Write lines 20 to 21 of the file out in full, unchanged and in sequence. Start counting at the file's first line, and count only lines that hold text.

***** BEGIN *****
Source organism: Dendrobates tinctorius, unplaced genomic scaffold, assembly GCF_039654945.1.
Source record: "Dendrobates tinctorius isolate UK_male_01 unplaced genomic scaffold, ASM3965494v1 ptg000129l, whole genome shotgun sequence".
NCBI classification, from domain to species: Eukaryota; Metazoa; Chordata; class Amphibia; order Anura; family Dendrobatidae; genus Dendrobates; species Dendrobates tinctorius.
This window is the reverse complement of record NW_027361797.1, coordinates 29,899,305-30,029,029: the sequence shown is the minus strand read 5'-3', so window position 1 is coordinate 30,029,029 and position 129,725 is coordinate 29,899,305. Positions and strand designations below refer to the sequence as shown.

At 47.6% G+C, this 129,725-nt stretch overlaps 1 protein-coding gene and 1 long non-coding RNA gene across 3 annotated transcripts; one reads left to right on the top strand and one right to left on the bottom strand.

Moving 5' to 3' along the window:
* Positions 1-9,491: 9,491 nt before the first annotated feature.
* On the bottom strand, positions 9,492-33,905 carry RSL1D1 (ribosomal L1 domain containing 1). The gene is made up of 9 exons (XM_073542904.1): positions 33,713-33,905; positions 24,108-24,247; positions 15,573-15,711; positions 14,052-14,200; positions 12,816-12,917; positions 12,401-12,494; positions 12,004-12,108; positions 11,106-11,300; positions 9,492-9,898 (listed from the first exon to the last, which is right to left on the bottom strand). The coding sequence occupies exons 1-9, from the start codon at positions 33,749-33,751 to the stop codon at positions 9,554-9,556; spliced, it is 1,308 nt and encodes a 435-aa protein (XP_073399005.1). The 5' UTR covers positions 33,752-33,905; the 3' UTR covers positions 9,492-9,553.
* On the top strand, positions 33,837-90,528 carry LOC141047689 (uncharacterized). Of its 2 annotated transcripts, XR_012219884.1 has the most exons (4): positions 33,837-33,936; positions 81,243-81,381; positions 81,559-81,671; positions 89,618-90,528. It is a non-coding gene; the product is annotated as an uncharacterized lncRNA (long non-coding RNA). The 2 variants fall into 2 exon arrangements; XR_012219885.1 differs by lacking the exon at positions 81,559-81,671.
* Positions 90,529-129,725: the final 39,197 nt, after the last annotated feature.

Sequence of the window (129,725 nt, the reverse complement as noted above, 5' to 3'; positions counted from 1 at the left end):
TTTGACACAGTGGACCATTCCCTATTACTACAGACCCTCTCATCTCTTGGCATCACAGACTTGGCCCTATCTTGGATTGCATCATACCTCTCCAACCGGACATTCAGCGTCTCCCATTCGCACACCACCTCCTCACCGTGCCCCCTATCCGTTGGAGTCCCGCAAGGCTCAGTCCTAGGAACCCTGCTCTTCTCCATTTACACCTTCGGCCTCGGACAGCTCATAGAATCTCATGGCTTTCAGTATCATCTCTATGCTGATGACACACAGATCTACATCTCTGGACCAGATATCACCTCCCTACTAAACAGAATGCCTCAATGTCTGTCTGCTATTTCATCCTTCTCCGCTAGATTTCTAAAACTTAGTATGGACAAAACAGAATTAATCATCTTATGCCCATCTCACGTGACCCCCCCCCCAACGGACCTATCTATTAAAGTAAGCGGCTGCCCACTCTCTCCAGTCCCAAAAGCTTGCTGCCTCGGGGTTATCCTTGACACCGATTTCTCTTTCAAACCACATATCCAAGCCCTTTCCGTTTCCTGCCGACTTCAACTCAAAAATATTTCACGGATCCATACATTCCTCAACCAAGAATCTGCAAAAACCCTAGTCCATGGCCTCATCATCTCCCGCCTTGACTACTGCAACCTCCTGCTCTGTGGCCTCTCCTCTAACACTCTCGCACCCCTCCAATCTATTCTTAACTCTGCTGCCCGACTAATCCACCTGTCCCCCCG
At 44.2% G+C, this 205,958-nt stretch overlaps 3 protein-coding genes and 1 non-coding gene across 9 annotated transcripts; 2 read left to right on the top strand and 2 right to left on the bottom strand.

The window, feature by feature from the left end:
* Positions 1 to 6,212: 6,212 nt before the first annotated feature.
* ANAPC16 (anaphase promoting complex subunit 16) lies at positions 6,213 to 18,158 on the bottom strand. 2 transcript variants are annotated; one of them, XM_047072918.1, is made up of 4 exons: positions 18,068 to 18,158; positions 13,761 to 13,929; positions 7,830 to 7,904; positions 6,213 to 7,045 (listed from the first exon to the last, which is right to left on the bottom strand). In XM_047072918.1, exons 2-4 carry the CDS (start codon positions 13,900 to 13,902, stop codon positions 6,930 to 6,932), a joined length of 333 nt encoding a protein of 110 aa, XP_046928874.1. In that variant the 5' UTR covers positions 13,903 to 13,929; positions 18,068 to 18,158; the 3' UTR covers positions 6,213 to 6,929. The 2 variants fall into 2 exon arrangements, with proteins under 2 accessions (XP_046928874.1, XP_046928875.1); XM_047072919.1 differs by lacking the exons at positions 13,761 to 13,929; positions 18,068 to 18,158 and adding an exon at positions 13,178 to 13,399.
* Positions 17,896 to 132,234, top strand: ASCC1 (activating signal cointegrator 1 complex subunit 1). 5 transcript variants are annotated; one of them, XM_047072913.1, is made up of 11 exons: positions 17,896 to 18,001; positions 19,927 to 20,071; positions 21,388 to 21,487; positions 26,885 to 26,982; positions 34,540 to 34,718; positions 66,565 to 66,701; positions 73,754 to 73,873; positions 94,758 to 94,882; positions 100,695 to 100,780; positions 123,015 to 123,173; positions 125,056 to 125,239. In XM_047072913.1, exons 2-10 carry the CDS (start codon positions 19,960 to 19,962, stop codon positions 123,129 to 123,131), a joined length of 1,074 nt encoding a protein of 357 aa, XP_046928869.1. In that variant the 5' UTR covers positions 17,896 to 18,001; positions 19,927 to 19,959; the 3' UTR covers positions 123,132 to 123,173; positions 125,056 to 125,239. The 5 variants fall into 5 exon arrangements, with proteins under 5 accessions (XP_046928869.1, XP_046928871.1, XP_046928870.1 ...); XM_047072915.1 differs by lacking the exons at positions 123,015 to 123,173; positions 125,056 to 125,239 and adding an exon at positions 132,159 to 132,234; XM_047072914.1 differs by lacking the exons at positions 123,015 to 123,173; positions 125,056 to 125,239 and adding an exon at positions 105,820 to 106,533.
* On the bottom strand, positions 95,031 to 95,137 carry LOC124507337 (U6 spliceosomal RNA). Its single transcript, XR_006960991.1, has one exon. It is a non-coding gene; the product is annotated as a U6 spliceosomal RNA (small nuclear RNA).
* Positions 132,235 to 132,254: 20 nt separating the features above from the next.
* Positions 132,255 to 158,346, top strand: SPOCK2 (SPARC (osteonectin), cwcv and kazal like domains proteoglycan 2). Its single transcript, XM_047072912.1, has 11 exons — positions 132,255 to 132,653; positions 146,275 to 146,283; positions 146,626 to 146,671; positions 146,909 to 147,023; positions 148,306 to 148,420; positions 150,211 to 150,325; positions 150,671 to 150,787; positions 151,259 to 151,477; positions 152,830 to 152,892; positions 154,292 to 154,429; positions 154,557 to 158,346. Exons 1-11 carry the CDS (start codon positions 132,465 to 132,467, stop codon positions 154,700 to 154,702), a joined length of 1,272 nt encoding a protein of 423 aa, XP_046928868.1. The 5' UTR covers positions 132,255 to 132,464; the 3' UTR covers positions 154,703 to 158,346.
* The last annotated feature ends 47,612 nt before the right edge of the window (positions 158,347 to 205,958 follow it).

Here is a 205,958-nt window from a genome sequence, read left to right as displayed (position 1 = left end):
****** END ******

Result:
* Positions 132,255 to 158,346, top strand: SPOCK2 (SPARC (osteonectin), cwcv and kazal like domains proteoglycan 2). Its single transcript, XM_047072912.1, has 11 exons — positions 132,255 to 132,653; positions 146,275 to 146,283; positions 146,626 to 146,671; positions 146,909 to 147,023; positions 148,306 to 148,420; positions 150,211 to 150,325; positions 150,671 to 150,787; positions 151,259 to 151,477; positions 152,830 to 152,892; positions 154,292 to 154,429; positions 154,557 to 158,346. Exons 1-11 carry the CDS (start codon positions 132,465 to 132,467, stop codon positions 154,700 to 154,702), a joined length of 1,272 nt encoding a protein of 423 aa, XP_046928868.1. The 5' UTR covers positions 132,255 to 132,464; the 3' UTR covers positions 154,703 to 158,346.
* The last annotated feature ends 47,612 nt before the right edge of the window (positions 158,347 to 205,958 follow it).